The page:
Behavioral economics is cool science with numerous applications. The concept of nudges, for example requiring newly hired workers to sign a form to stop automatic retirement contributions rather than having to sign a form to start them, is certainly useful in many contexts. But as I write in Washington Post’s Wonkblog, it can’t solve some problems, including the shortage of organ donations, which leaves over 120,000 Americans on the waiting list:
One commonly proposed solution to the organ shortage derives from behavioral economic “nudge” principles. Rather than requiring Americans to complete paperwork in order to opt-in to donation at death, the country could shift to the European model of presuming that donation at death was acceptable. But Tom Mone, chief executive of OneLegacy, the nation’s largest organ and tissue recovery organization, points out that “The recovery rate for deceased donors in the United States is actually better than that of European nations with presumed consent laws. The United States rigorously follows individual donor registrations whereas presumed consent countries actually defer to family objections.”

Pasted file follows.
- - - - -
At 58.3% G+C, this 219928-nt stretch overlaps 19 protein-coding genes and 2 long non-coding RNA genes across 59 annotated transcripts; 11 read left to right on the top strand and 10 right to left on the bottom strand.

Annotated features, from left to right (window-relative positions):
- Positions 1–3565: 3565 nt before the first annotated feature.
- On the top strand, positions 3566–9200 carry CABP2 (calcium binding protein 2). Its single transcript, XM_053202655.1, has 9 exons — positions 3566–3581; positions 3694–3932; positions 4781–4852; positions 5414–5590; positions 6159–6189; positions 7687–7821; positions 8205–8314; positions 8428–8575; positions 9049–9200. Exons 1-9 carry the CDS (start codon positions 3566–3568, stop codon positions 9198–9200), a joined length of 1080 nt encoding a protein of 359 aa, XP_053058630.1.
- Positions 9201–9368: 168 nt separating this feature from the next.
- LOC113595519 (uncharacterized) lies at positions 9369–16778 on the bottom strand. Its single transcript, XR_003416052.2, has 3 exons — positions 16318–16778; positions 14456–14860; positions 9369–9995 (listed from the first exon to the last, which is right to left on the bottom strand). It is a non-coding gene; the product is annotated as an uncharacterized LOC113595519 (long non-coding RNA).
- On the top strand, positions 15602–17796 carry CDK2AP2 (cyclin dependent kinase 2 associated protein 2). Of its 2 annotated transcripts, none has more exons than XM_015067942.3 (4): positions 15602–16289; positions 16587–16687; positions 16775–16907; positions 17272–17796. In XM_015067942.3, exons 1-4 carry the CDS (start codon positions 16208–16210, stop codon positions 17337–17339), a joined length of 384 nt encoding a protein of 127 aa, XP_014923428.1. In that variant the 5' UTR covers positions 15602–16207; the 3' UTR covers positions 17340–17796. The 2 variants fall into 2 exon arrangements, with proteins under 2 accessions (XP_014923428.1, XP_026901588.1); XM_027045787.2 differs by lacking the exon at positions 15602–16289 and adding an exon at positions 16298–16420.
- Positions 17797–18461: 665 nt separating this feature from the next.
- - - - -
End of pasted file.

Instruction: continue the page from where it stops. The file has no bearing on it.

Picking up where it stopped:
What this means on the ground, as Tom explained to me and our audience at a recent Stanford Health Policy Forum, is that when European health professionals show up to harvest organs from a newly dead individual, that person’s family often says “no way”, nudges be damned. The state could legally take the person’s organs by force of course, but unsurprisingly it does not. In contrast, in the US opt-in model, both families and the state respect the deceased donor’s wishes because they know they were the result of a proactive decision rather than a bureaucratically-designed nudge. More simply, an active choice has legitimacy that a nudged choice does not.
[Cross-posted at The Reality-Based Community]